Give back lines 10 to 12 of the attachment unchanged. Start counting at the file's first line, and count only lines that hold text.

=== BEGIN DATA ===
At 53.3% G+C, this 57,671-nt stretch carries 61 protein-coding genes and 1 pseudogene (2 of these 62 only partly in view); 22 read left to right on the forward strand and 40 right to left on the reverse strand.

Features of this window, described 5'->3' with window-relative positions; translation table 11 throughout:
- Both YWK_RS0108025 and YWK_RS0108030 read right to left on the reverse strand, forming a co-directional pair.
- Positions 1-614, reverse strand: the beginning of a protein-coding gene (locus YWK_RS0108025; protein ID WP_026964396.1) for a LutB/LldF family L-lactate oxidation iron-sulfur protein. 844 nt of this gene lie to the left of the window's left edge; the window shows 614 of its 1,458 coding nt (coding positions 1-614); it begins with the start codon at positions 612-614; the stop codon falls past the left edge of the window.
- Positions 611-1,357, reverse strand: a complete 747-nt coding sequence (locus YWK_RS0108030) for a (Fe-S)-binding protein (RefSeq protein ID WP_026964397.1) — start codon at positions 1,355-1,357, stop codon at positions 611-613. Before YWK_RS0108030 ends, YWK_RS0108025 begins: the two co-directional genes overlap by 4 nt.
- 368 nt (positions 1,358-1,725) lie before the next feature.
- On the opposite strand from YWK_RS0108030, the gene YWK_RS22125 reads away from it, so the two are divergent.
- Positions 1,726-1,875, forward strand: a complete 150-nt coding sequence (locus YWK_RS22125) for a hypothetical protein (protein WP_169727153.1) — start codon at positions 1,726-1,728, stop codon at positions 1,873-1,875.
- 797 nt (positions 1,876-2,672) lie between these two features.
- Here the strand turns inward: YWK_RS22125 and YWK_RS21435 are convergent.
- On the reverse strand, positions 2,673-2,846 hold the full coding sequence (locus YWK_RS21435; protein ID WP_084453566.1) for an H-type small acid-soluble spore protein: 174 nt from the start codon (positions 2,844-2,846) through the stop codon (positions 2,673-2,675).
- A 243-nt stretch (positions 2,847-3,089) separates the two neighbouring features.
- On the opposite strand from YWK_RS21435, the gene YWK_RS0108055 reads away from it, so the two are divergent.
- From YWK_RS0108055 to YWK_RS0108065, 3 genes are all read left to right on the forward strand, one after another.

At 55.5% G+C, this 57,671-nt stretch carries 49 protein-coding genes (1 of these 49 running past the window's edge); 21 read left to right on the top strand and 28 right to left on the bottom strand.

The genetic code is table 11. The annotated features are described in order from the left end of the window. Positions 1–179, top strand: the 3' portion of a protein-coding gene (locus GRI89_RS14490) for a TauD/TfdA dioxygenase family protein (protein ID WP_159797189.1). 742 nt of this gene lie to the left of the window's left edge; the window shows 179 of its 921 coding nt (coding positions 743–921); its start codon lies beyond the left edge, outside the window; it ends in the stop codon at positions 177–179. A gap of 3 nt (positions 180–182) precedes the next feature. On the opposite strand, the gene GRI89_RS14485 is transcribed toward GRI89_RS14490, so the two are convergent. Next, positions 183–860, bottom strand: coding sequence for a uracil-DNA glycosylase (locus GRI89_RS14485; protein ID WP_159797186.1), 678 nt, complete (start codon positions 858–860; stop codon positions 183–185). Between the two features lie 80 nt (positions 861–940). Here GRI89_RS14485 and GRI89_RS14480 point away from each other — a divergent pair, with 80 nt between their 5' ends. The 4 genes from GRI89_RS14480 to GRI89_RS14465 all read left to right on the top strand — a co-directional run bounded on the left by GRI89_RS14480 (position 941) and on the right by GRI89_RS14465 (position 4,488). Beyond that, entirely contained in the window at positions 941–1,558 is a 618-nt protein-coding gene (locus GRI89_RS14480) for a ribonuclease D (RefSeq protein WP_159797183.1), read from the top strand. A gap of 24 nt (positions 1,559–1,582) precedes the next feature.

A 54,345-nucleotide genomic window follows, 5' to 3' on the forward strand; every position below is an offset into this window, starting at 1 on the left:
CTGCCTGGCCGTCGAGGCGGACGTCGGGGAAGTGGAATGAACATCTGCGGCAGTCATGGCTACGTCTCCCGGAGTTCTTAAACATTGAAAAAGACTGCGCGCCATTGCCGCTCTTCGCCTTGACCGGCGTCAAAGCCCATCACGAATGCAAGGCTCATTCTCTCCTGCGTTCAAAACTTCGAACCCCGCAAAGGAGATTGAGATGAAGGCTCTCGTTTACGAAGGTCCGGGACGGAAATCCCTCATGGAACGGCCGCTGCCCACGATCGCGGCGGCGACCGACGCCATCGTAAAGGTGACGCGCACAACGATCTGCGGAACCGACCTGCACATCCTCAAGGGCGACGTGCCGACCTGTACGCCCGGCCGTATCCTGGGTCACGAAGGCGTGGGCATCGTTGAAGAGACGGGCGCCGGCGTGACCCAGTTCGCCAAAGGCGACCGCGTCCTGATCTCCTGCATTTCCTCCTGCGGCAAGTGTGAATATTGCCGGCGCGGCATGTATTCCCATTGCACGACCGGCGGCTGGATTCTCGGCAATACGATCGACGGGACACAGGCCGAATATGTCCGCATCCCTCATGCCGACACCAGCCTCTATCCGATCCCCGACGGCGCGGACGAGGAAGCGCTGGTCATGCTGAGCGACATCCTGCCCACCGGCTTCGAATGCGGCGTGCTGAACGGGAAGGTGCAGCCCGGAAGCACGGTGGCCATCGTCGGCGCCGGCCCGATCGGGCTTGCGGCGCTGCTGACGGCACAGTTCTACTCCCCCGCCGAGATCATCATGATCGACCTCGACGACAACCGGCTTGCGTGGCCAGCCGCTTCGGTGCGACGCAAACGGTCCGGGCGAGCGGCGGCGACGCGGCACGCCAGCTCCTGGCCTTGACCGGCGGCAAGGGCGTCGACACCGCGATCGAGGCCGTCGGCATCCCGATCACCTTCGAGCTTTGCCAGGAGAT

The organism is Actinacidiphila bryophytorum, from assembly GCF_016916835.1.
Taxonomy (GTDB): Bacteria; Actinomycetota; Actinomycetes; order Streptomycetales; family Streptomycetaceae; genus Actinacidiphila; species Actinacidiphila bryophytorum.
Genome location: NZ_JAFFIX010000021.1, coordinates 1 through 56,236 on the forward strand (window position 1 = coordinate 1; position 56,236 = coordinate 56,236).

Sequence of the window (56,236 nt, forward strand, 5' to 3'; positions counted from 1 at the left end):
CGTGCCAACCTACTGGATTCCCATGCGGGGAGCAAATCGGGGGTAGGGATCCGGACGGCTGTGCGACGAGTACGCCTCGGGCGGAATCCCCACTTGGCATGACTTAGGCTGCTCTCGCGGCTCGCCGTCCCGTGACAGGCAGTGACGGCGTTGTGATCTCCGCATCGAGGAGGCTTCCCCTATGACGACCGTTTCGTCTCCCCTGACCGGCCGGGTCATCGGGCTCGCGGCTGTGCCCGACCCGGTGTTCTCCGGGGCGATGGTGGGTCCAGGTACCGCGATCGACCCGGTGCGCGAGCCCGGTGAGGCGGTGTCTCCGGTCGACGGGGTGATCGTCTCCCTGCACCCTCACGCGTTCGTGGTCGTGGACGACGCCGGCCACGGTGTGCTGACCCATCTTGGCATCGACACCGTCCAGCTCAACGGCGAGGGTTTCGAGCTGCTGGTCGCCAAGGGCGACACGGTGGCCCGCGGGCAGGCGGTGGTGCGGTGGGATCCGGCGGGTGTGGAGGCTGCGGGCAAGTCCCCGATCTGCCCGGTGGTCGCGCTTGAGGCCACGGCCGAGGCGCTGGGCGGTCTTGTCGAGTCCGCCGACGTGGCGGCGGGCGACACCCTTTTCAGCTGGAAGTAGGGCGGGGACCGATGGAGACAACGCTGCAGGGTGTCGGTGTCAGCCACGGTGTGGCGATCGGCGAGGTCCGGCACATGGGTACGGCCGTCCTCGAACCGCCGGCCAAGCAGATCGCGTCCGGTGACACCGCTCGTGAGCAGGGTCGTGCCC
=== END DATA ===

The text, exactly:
- Here the strand turns inward: YWK_RS22125 and YWK_RS21435 are convergent.
- On the reverse strand, positions 2,673-2,846 hold the full coding sequence (locus YWK_RS21435; protein ID WP_084453566.1) for an H-type small acid-soluble spore protein: 174 nt from the start codon (positions 2,844-2,846) through the stop codon (positions 2,673-2,675).
- A 243-nt stretch (positions 2,847-3,089) separates the two neighbouring features.